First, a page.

Bio vs Resume

Here is a great question from Colin Haas sent to me on Twitter:

As a leader, I love this question. Because, really, what Colin is asking is, “How do I stand out bigger and better than anyone else in your HR inbox?” That’s the kind of Go-Getter attitude I like to see. So I want something that makes him stand out so HR doesn’t miss him when he comes through our pipeline — a pipeline that had 3,000 resumes in three months.

So is a bio better than a resume to stand out? Well, I think we first have to look at the difference between the two. Barbara Sudquist says it this way:

A bio is a short summary of the most impressive highlights of your background, whereas a resume gives a comprehensive picture of your education and work experience year by year. Both describe your background but the intended purpose, level of detail and presentation are different.

With that understanding, it makes sense to send a bio of the great things you’ve done instead of a list of jobs on a resume. However, as a leader, it’s not enough for me. If I personally saw just a bio, I would immediately think this person was very arrogant to send me something showing how great they are. I want to know more than that. I would also suspect they were hiding something if that’s all they sent.

So what I would like to see is…both! Yep, send me the resume because I want to see your work history, and I want to dig into it if I like you. But a bio would be a great opportunity to show me what else you’ve done, as long as it has something to do with impressing me in a way that makes me want to hire you. If you share how you made it to the last round of the kite surfing finals, I’m probably not going to care. But if I’m hiring for a sales position, and you won a sales competition in your local market, now I want to talk.

Keep in mind, not all leaders are as progressive as me. So if you don’t explain why you’ve included a bio, they might think it’s an action of arrogance. Let them know you added the bio to show how great a fit you’ll be in their position.

Question: Would a resume and bio catch your eye in a good way?



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Meet Chris LoCurto


Chris has a heart for changing lives by helping people discover the life and business they really want.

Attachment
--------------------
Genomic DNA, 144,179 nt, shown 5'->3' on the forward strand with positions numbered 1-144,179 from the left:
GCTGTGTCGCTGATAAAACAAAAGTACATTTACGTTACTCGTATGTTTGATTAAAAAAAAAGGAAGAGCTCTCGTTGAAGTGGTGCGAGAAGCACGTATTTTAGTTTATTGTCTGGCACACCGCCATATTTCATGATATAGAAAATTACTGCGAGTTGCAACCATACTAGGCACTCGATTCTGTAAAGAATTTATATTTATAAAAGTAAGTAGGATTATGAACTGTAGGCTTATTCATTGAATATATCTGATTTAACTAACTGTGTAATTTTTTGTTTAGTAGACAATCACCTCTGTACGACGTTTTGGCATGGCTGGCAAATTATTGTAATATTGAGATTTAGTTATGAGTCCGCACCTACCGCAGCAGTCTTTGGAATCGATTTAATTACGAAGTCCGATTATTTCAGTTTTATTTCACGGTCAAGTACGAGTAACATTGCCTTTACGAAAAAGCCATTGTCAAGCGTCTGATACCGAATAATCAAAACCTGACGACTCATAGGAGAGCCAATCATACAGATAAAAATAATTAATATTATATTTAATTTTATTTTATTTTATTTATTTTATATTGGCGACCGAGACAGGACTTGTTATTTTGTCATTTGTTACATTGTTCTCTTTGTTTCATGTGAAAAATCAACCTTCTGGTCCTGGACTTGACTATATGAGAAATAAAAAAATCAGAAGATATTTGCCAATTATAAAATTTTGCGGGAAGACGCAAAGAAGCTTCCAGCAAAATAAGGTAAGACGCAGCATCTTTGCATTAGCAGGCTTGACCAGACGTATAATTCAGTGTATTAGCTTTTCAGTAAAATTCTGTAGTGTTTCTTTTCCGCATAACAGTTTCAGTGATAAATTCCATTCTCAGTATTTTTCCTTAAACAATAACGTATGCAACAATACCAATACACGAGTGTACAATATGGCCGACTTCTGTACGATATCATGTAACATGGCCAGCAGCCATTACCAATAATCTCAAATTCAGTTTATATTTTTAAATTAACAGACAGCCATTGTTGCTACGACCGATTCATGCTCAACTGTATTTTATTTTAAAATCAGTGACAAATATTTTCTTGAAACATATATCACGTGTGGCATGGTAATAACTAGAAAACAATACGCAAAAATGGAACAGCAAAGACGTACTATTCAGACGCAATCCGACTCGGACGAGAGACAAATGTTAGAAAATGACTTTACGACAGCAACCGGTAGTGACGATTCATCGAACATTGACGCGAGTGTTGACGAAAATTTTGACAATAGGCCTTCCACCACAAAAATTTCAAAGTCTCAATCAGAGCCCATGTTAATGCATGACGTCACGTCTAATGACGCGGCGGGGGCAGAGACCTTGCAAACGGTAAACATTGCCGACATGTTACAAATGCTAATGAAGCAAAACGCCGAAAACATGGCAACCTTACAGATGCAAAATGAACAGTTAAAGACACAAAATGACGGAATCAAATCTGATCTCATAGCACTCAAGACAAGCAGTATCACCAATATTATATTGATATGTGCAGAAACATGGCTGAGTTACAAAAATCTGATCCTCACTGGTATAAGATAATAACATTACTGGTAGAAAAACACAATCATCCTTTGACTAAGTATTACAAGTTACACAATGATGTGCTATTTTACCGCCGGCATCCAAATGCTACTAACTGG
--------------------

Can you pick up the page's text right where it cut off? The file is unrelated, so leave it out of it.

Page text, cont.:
Decades of personal and leadership development experience, as well as running multi-million dollar businesses, has made him an expert in life and business coaching. personality types, and communication styles.

Growing up in a small logging town near Lake Tahoe, California, Chris learned a strong work ethic at home from his full-time working mom. He began his leadership and training career in the corporate world, starting but at E'TRADE.

13 thoughts on “Bio vs Resume”

  1. This is interesting because I’ve never thought about only sending a bio. A resume is a must in my eyes and a bio is a nice addition or something to include if requested. Once that’s determined, tailor your resume to the job, write the tailored bio and build in time for people you trust to be critical to proofread them. So often, people don’t do this for various reasons. A typo in a resume or bio is not just a typo. It communicates you don’t care, lack attention to detail or lack the confidence to put your work in front of others for criticism. I would never want someone like that on my team regardless of how much I may like them.

    1. What’s funny is, I can’t tell you the number of times Marybeth brought a resume to me saying, “This person is applying for our admin position and there are seven misspelled word on their resume!” 😉

  2. Yes, I remember when she shared exactly that! It’s amazing to me. Perhaps on the careers page on, “Okay, listen! We receive thousands of resumes a month, which We take as good feedback we’re running a desirable company. YOU should take it to mean that typos will eliminate you from consideration.”

  3. Thanks Chris! This is great!

    Joel, I never heard of it before either, but Fast Company or Inc. did an article about the resume being dead and the Bio was the way to go. So I was curious about it, cause my passions are driving me into a completely different direction from what I do and I want to stand out for that. I know my resume says one thing, but I can do so much more and want to at least be considered when that time comes.

    I love ministry/leadership/creatives….so whether the job be in a church or an organization that is helping in that sense (Dave Ramsey). What I didn’t tell Chris was I applied for a Dave Ramsey position and got denied in a day.

    1. Don’t loose heart Colin! Lots of us would love to work at a company like Dave Ramsey, but they can’t hire all the good people! Keep your chin up!!! You will find the right job/employer/position just for you.

  4. Well, good luck to you! With regard to “dead talk,” I always discount it. It’s never right. So good on you looking into whether it’s actually “dead.” It’s not. Neither are newspapers. Neither is traditional marketing. Neither are manned aircraft. Even Jesus was pronounced dead at one time. We know how that ended! =)

  5. When I was on a pastor search committee, the ones who only sent resumes didn’t interest me because I couldn’t find a personality in the list of jobs and degrees. The typos also just turned me off immediately – a terrible prejudice on my part!

  6. I idiotically lost a job interview a couple of months ago. I applied again but they rejected it saying they have their resume on file and that I can’t apply for the job again till one year from the date of the last interview.

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